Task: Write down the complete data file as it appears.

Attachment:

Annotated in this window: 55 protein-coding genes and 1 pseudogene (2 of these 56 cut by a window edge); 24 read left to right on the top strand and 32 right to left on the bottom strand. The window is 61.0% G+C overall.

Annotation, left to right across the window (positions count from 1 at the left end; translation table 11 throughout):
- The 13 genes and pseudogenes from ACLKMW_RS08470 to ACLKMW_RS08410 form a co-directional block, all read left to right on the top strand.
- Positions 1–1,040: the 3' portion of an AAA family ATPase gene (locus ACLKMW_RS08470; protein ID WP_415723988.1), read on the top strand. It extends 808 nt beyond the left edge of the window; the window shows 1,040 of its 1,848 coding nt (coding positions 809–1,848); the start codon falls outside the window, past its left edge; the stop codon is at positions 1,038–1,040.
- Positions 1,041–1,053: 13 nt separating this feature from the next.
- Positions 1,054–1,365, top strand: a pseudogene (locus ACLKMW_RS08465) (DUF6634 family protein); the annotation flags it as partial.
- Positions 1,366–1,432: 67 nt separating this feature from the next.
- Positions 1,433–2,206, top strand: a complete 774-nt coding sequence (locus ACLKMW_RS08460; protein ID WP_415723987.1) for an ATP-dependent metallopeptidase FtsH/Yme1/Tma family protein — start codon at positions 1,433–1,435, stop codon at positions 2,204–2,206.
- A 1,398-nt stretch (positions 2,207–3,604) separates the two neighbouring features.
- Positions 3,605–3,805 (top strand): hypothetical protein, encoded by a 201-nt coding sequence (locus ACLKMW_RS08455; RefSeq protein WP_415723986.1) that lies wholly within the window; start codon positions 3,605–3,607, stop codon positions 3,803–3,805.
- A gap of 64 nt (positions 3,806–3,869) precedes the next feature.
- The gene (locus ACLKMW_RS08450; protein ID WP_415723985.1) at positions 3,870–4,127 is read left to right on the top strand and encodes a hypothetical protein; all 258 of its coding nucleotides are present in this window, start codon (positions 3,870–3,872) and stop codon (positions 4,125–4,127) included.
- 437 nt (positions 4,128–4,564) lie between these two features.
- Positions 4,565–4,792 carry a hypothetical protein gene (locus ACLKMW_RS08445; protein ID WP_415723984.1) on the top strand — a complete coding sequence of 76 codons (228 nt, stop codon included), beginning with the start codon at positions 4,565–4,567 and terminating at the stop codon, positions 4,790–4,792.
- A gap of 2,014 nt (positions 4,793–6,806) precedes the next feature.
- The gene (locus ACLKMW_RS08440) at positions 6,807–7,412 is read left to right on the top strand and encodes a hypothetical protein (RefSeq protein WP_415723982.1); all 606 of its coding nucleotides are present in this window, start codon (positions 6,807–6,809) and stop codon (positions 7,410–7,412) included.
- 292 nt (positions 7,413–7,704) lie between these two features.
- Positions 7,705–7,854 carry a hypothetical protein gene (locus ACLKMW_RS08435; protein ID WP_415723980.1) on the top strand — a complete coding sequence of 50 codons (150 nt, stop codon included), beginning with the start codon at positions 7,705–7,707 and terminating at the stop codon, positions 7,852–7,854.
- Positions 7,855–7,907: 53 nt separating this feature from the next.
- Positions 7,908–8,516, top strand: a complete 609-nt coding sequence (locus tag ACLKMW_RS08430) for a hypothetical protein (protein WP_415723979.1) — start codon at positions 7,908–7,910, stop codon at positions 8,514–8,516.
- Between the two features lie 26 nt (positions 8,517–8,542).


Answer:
Annotated in this window: 55 protein-coding genes and 1 pseudogene (2 of these 56 cut by a window edge); 24 read left to right on the top strand and 32 right to left on the bottom strand. The window is 61.0% G+C overall.

Annotation, left to right across the window (positions count from 1 at the left end; translation table 11 throughout):
- The 13 genes and pseudogenes from ACLKMW_RS08470 to ACLKMW_RS08410 form a co-directional block, all read left to right on the top strand.
- Positions 1–1,040: the 3' portion of an AAA family ATPase gene (locus ACLKMW_RS08470; protein ID WP_415723988.1), read on the top strand. It extends 808 nt beyond the left edge of the window; the window shows 1,040 of its 1,848 coding nt (coding positions 809–1,848); the start codon falls outside the window, past its left edge; the stop codon is at positions 1,038–1,040.
- Positions 1,041–1,053: 13 nt separating this feature from the next.
- Positions 1,054–1,365, top strand: a pseudogene (locus ACLKMW_RS08465) (DUF6634 family protein); the annotation flags it as partial.
- Positions 1,366–1,432: 67 nt separating this feature from the next.
- Positions 1,433–2,206, top strand: a complete 774-nt coding sequence (locus ACLKMW_RS08460; protein ID WP_415723987.1) for an ATP-dependent metallopeptidase FtsH/Yme1/Tma family protein — start codon at positions 1,433–1,435, stop codon at positions 2,204–2,206.
- A 1,398-nt stretch (positions 2,207–3,604) separates the two neighbouring features.
- Positions 3,605–3,805 (top strand): hypothetical protein, encoded by a 201-nt coding sequence (locus ACLKMW_RS08455; RefSeq protein WP_415723986.1) that lies wholly within the window; start codon positions 3,605–3,607, stop codon positions 3,803–3,805.
- A gap of 64 nt (positions 3,806–3,869) precedes the next feature.
- The gene (locus ACLKMW_RS08450; protein ID WP_415723985.1) at positions 3,870–4,127 is read left to right on the top strand and encodes a hypothetical protein; all 258 of its coding nucleotides are present in this window, start codon (positions 3,870–3,872) and stop codon (positions 4,125–4,127) included.
- 437 nt (positions 4,128–4,564) lie between these two features.
- Positions 4,565–4,792 carry a hypothetical protein gene (locus ACLKMW_RS08445; protein ID WP_415723984.1) on the top strand — a complete coding sequence of 76 codons (228 nt, stop codon included), beginning with the start codon at positions 4,565–4,567 and terminating at the stop codon, positions 4,790–4,792.
- A gap of 2,014 nt (positions 4,793–6,806) precedes the next feature.
- The gene (locus ACLKMW_RS08440) at positions 6,807–7,412 is read left to right on the top strand and encodes a hypothetical protein (RefSeq protein WP_415723982.1); all 606 of its coding nucleotides are present in this window, start codon (positions 6,807–6,809) and stop codon (positions 7,410–7,412) included.
- 292 nt (positions 7,413–7,704) lie between these two features.
- Positions 7,705–7,854 carry a hypothetical protein gene (locus ACLKMW_RS08435; protein ID WP_415723980.1) on the top strand — a complete coding sequence of 50 codons (150 nt, stop codon included), beginning with the start codon at positions 7,705–7,707 and terminating at the stop codon, positions 7,852–7,854.
- Positions 7,855–7,907: 53 nt separating this feature from the next.
- Positions 7,908–8,516, top strand: a complete 609-nt coding sequence (locus tag ACLKMW_RS08430) for a hypothetical protein (protein WP_415723979.1) — start codon at positions 7,908–7,910, stop codon at positions 8,514–8,516.
- Between the two features lie 26 nt (positions 8,517–8,542).